However, Dr. Morgan said there are certain attributes of programs that appear to be ingredients for success:
- Use of planned teaching opportunities, organized around relatively short periods of time.
- Sufficient amounts of adult attention, one-to-one or in small play groups.
- Educational priorities, with goals and supports targeting function and communication, behavior, social, and academic challenges.
Intensity is huge. Early is better. It has to involve the family. Goals need to be individualized, she said. She said that if the program urges family members to stay in the waiting room, she would say that would raise a red flag in her mind over the value of that program. Family involvement is essential, she said.
Red Flags and Referrals: How Otolaryngologists Can Assist Patients with Autism Spectrum Disorders
Although pediatricians are often the ones who diagnose and care for children with autism spectrum disorders (ASDs), otolaryngologists can find themselves presented with the dual challenge and opportunity of encountering undiagnosed patients. For otolaryngologists, red flags and referrals are two useful phrases to help them appropriately treat children with ASDs.
The American Academy of Pediatrics (AAP) calls for developmental surveillance at every well-child visit at the nine-, 18-, 24-, and 30-month marks, as well as specific ASD screening at 18 and 24 months. However, many young children are brought to otolaryngologists because of speech or hearing problems, and otolaryngologists should know the warning signs of ASDs to facilitate timely diagnosis.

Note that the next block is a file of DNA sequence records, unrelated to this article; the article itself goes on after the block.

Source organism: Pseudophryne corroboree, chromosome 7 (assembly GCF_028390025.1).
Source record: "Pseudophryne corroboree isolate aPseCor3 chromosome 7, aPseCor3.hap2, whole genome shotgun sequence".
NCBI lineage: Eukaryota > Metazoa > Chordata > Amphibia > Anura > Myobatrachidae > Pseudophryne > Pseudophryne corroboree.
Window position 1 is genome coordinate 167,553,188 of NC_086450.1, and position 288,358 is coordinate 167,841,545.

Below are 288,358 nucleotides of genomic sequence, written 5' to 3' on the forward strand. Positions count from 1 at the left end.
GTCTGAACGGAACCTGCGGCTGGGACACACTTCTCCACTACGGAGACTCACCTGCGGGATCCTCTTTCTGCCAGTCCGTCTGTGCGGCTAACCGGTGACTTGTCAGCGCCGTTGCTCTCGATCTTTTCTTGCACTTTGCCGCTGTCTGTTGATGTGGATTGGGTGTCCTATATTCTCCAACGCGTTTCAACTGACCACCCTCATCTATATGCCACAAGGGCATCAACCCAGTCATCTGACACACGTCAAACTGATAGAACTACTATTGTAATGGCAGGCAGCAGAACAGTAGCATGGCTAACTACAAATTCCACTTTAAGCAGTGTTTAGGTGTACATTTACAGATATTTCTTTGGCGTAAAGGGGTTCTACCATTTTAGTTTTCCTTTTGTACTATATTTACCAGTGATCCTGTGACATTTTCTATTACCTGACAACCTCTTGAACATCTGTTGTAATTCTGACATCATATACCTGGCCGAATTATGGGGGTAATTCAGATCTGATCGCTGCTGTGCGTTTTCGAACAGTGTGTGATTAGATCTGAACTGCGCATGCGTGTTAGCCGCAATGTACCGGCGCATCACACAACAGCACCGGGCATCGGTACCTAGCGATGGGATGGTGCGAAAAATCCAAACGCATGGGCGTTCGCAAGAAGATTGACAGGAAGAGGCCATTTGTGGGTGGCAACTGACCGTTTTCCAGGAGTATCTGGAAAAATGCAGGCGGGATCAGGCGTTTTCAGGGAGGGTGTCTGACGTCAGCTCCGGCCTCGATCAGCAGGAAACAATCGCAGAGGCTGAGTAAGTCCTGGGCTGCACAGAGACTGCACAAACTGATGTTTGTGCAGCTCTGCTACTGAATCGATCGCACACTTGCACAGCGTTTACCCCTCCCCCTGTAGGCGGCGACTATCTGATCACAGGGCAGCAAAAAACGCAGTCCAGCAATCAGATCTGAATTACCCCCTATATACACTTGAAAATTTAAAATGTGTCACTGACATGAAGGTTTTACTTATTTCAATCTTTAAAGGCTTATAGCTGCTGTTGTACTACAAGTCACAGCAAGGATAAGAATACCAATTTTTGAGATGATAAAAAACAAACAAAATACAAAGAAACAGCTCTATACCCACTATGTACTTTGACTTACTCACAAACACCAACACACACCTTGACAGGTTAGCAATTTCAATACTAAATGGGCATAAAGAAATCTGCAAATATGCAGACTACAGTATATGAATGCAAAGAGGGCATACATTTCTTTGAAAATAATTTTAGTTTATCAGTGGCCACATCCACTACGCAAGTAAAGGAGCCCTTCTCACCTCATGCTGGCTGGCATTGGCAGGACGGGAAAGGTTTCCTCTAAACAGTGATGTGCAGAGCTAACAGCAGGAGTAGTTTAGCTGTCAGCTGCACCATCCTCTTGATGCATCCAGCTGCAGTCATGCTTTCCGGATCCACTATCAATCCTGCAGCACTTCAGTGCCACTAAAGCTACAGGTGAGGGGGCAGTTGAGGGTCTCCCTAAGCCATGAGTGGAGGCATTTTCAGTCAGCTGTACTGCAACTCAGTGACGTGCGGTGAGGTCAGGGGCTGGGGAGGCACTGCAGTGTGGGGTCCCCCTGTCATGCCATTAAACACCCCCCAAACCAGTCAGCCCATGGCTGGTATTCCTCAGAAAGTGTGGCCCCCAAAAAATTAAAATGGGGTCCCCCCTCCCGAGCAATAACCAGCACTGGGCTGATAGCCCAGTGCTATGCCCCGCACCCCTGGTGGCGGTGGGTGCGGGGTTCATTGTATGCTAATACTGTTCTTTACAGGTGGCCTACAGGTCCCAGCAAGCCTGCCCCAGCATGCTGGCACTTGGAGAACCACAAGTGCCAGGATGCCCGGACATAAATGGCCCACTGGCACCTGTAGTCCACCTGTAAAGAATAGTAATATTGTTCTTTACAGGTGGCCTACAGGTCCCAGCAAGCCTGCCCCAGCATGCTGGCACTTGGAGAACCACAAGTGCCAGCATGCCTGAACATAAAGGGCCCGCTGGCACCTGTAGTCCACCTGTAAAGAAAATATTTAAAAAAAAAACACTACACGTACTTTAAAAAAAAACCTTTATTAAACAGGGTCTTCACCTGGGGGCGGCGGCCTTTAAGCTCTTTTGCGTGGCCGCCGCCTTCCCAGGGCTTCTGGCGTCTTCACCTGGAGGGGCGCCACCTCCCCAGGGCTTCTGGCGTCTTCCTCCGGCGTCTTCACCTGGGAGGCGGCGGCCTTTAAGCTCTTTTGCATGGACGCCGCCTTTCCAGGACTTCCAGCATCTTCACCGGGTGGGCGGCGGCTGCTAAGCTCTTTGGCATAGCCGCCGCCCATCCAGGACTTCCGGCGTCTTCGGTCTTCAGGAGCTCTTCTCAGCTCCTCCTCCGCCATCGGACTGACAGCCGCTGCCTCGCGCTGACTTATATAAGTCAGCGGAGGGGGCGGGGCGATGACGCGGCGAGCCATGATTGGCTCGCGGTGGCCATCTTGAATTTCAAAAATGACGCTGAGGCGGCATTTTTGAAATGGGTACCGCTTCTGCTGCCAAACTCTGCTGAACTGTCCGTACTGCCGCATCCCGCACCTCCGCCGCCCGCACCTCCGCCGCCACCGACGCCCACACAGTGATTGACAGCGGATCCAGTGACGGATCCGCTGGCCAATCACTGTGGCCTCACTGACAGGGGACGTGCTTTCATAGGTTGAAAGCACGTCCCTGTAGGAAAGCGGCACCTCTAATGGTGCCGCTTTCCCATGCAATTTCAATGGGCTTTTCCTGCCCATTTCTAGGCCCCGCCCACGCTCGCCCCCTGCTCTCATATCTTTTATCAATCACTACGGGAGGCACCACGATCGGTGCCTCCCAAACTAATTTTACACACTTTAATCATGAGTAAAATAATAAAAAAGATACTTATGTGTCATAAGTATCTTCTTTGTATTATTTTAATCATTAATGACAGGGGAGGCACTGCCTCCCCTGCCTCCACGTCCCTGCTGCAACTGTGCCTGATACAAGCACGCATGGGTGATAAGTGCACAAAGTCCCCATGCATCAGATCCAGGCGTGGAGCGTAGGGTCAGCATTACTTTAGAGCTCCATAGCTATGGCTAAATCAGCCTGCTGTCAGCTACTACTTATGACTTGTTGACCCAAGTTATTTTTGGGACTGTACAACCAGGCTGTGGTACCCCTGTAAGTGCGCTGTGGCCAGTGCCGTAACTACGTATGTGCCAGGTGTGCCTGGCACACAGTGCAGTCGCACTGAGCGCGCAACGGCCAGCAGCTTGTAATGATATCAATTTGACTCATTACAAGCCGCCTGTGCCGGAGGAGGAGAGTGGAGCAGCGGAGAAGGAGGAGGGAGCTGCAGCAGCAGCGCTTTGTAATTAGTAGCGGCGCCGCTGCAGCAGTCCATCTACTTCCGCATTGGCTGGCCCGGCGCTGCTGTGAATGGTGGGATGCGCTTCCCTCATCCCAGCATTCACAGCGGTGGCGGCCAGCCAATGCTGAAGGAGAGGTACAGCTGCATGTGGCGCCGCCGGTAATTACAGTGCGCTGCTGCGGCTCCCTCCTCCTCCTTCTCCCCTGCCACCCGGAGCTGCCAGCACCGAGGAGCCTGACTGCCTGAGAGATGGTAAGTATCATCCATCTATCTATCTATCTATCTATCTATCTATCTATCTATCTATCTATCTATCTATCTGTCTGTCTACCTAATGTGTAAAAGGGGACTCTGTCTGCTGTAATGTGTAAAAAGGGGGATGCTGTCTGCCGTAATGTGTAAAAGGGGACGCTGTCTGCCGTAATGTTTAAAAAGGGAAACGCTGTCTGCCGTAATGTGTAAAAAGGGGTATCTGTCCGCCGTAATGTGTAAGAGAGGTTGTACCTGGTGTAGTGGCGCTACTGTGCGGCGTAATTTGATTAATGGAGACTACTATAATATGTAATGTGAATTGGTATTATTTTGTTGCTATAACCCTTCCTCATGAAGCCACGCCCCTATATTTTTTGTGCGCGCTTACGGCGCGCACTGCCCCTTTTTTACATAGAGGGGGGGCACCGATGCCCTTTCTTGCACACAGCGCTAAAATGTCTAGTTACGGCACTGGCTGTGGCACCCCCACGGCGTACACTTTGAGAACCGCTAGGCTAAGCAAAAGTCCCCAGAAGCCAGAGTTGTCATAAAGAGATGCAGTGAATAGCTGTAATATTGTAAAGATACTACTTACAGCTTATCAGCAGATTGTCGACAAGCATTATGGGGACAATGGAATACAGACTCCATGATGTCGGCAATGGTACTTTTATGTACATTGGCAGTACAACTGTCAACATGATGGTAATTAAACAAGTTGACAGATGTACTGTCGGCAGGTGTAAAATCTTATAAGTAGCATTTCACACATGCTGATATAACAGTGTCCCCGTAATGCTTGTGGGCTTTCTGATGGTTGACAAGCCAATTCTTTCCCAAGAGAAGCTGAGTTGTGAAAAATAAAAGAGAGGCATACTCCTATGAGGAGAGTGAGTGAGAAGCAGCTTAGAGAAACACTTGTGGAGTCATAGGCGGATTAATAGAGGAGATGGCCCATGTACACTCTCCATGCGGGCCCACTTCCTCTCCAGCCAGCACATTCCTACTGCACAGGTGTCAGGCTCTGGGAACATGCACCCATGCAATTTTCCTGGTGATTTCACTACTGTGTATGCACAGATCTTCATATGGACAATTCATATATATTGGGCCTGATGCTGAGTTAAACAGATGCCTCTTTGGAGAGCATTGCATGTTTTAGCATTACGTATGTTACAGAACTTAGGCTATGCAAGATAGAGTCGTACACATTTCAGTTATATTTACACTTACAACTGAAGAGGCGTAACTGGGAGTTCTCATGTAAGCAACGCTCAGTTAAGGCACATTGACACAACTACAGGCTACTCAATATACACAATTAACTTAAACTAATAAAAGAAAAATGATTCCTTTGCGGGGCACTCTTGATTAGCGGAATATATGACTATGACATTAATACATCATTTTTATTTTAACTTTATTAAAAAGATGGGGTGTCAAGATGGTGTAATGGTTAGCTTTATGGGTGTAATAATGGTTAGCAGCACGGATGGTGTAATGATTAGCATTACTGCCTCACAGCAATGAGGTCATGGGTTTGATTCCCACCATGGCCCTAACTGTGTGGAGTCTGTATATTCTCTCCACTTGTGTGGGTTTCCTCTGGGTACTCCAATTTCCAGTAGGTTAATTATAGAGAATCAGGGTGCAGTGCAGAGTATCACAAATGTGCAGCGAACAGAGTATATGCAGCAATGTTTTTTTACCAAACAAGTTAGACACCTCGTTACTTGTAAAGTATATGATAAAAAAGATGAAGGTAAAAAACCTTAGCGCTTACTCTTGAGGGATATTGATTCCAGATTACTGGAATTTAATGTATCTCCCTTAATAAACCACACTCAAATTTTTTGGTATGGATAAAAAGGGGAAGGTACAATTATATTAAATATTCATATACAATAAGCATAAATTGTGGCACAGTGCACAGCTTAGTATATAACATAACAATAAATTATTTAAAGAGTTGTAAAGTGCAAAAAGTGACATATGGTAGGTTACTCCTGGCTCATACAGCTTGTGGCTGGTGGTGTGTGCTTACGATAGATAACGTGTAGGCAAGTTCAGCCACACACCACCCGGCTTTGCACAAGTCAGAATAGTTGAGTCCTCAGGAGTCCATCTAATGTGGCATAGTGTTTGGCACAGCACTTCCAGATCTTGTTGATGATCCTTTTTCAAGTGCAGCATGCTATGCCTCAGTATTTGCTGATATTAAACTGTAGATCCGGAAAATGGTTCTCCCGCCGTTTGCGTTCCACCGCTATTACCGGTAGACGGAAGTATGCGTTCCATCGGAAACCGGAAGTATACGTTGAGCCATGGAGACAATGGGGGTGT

Red flags for ASDs include:
- Communication deficits, such as lack of speech, repetition of another’s speech, or speaking without apparent stimulus or intent.
- Social deficits, such as seldom making eye contact, often content being alone, or rarely seeking connectedness with others.
- Stereotypic behaviors, such as repetitive hand movements or rocking body movements, or even predictable patterns of play.
Even physical and genetic components factor into autism. For example, a larger head circumference has been shown to be a common physical trait among children with ASDs, and research has shown that ASDs are complex, heritable disorders, with increased risk if there is a sibling with an ASD.
However, because autism symptoms are diverse and a diagnosis requires a targeted evaluation, otolaryngologists should conduct a standard ENT evaluation and report any autism symptoms to a child’s pediatrician, with recommendations for further examination by specialists if necessary.
Referrals may perhaps result in a consultation with medical experts, including:
- Developmental pediatricians,
- Child neurologists, and
- Child psychiatrists.
Related professionals with ASD experience may also be of assistance, such as child psychologists, speech pathologists, and social workers, especially in communities lacking ASD medical specialists.
For further information, including the most recent AAP clinical report on ASDs, please visit www.aap.org/healthtopics/autism.cfm .
©2008 The Triological Society